Why "Bad" Does Not Equal "Mad"
Equating "bad" with "mad" is scientifically inaccurate and sociomorally naive.
Posted Mar 07, 2018
The recent mass killing at Marjory Stoneman Douglas High School in Florida has opened up an age-old debate regarding the conceptual distinction between "bad" and "mad." This is something I have been examining for many years in my role as lead researcher on a national project investigating the media coverage of mental illness.
In times past, perpetrators of mass killings were typically considered "bad" people, and were often described using moral terms such as wicked, evil, or depraved. In this line of thought, mental illness has nothing to do with mass killings. Instead, perpetrators are considered to lack a moral compass, possess an extreme ideology, and/or harbor strong social resentments. In other words, they are considered bad, not mad.
More recently, there is a growing tendency to explain mass killings by speculating upon the suspected perpetrator’s mental state. In this line of thought, the perpetrator is mad, not bad, and their actions are attributed to symptoms of an unknown mental illness. This argument frequently manifests itself in media coverage of mass killings, which sometimes defaults to the language of psychiatry when describing such tragedies.
Sadly, this is often done in the absence of any evidence that mental illness was involved.
For example, Anders Breivik murdered 77 people in a mass killing in July 2011. Some media coverage at the time imputed his actions to mental illness, specifically psychosis. However, psychiatric evaluation in the cold light of day indicated that he was not suffering from psychosis, but was instead driven solely by extreme ideology and bitter resentment. Breivik was bad, not mad.
Other examples abound, especially if a broad definition of mass killings is used. Stalin and Hitler could be considered the two biggest mass killers of the 20th century. Both were consumed by hatred, resentment, and extreme ideology. It was this, rather than mental illness, that led them to initiate heinous crimes against humanity, including mass killings of Jews, Kulaks, and others.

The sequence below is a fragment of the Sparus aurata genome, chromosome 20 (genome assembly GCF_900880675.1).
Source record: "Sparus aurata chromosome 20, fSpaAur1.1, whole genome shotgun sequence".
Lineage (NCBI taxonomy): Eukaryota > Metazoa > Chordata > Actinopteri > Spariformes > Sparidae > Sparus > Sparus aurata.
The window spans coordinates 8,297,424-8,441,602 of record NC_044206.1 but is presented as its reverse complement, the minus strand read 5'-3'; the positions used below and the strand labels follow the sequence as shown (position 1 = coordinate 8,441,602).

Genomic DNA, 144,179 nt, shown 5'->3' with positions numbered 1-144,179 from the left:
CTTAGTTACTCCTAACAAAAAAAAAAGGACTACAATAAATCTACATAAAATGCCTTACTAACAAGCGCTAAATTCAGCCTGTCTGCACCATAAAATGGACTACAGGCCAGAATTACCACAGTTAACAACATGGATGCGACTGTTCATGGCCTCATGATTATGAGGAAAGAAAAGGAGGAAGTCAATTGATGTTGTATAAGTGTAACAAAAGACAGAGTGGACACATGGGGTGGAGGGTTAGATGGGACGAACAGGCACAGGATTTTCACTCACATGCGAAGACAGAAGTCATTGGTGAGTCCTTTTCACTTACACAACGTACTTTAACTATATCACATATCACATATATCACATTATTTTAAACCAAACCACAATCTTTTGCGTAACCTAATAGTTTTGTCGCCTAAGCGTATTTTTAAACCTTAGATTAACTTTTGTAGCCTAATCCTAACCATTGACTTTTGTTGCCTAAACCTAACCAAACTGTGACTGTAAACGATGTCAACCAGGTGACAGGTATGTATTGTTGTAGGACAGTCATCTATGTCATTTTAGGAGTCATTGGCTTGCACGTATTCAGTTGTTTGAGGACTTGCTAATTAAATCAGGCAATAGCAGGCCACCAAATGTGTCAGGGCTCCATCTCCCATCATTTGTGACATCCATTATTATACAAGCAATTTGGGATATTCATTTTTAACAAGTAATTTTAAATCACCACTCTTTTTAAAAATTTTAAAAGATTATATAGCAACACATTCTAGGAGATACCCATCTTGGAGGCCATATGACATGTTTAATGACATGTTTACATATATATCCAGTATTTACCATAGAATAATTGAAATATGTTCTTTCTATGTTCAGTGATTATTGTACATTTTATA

Language has consequences. The continuous (and erroneous) conflation of "bad" with "mad" can contribute to the already high levels of stigma associated with mental illness. It can result in unwarranted fear, mistrust, and suspicion about people with mental illness. Reducing such stigma is thus a high priority for mental health advocates.
Here in Canada, researchers and activists have been working proactively with journalists for many years to help improve their mental health reporting. As part of these endeavors, best-practice reporting guidelines have been produced and widely disseminated, containing a strong emphasis on fact-checking and avoiding speculation. Recent research suggests that Canadian journalists have been adhering to these guidelines, which is very welcome news.
Similarly, researchers have been working with people with mental illness to produce short educational videos that have been shown at journalism schools and other outreach events to reduce stigma. One of these short stories insightfully turns the mad/bad conflation on its head with delicious irony (see video below).
We in psychiatry and psychology have been at the forefront of efforts to shift the language that is commonly used to describe human behaviors. In times past, the behavioral symptoms of mental illnesses were commonly considered to be the consequence of moral failings — or even demonic possession. Clinical research has helped disabuse the public of such faulty notions.
Indeed, former President of the American Psychological Association O. Hobart Mowrer wrote a famous paper where he argued that one of psychology’s "epoch-making" contributions to society was reducing the widespread use of moral terminology, such as "sin," and replacing it with clinical terminology, such as "sick."
However, an unintended consequence of such a shift in dominant language means that the concepts and terminology of psychiatry and psychology have become the go-to explanations for all human behavior, including incomprehensible acts of violence such as mass killings.
This linguistic bracket creep (or "medicalization," to use the correct social science terminology) means that many people are quick to impute mass killings to mental illness, rather than to a complex web of causation which may include moral turpitude, extreme ideology, and social resentments. Indeed, mass killings are events where moral and sociological explanatory language may be more accurate and appropriate than the explanatory language of psychiatry or psychology.
In short, the notion that bad equals mad is a pernicious stereotype that arises from various sources. It is an inaccurate rendering of social complexities that contributes to the damaging stigma about mental illness. Many key stakeholders, including the media, clinicians, researchers, policy-makers, and advocacy organizations, have a role to play in undeceiving the public of such notions.
Recent research with the Canadian media indicates that we may be making headway in this regard.
Let’s hope this continues.